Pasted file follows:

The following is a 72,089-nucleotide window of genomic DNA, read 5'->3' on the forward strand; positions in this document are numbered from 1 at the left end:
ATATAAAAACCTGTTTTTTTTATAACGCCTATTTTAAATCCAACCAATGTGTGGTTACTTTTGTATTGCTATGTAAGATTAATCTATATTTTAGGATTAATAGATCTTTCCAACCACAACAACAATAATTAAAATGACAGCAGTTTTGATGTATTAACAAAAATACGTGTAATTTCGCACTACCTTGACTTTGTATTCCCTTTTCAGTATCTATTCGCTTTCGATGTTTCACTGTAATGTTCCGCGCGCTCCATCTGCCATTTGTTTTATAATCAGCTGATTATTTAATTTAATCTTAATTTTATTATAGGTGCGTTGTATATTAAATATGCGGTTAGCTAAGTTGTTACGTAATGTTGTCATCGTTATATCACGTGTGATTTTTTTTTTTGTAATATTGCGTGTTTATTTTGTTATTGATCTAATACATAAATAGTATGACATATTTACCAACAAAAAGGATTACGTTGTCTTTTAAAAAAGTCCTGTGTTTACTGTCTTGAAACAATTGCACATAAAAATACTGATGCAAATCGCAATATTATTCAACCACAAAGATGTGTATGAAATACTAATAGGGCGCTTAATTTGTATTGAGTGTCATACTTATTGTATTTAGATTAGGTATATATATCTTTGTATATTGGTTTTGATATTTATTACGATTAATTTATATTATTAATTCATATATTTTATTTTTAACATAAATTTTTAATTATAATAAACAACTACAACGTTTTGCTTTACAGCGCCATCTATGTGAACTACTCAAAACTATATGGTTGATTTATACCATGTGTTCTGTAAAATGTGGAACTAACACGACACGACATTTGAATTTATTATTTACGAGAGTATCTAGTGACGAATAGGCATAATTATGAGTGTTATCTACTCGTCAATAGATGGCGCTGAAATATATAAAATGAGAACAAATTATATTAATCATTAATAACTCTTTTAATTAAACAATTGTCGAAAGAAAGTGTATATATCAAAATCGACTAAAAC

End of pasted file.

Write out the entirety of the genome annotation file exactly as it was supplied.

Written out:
The following is a 72,089-nucleotide window of genomic DNA, read 5'->3' on the forward strand; positions in this document are numbered from 1 at the left end:
ATATAAAAACCTGTTTTTTTTATAACGCCTATTTTAAATCCAACCAATGTGTGGTTACTTTTGTATTGCTATGTAAGATTAATCTATATTTTAGGATTAATAGATCTTTCCAACCACAACAACAATAATTAAAATGACAGCAGTTTTGATGTATTAACAAAAATACGTGTAATTTCGCACTACCTTGACTTTGTATTCCCTTTTCAGTATCTATTCGCTTTCGATGTTTCACTGTAATGTTCCGCGCGCTCCATCTGCCATTTGTTTTATAATCAGCTGATTATTTAATTTAATCTTAATTTTATTATAGGTGCGTTGTATATTAAATATGCGGTTAGCTAAGTTGTTACGTAATGTTGTCATCGTTATATCACGTGTGATTTTTTTTTTTGTAATATTGCGTGTTTATTTTGTTATTGATCTAATACATAAATAGTATGACATATTTACCAACAAAAAGGATTACGTTGTCTTTTAAAAAAGTCCTGTGTTTACTGTCTTGAAACAATTGCACATAAAAATACTGATGCAAATCGCAATATTATTCAACCACAAAGATGTGTATGAAATACTAATAGGGCGCTTAATTTGTATTGAGTGTCATACTTATTGTATTTAGATTAGGTATATATATCTTTGTATATTGGTTTTGATATTTATTACGATTAATTTATATTATTAATTCATATATTTTATTTTTAACATAAATTTTTAATTATAATAAACAACTACAACGTTTTGCTTTACAGCGCCATCTATGTGAACTACTCAAAACTATATGGTTGATTTATACCATGTGTTCTGTAAAATGTGGAACTAACACGACACGACATTTGAATTTATTATTTACGAGAGTATCTAGTGACGAATAGGCATAATTATGAGTGTTATCTACTCGTCAATAGATGGCGCTGAAATATATAAAATGAGAACAAATTATATTAATCATTAATAACTCTTTTAATTAAACAATTGTCGAAAGAAAGTGTATATATCAAAATCGACTAAAAC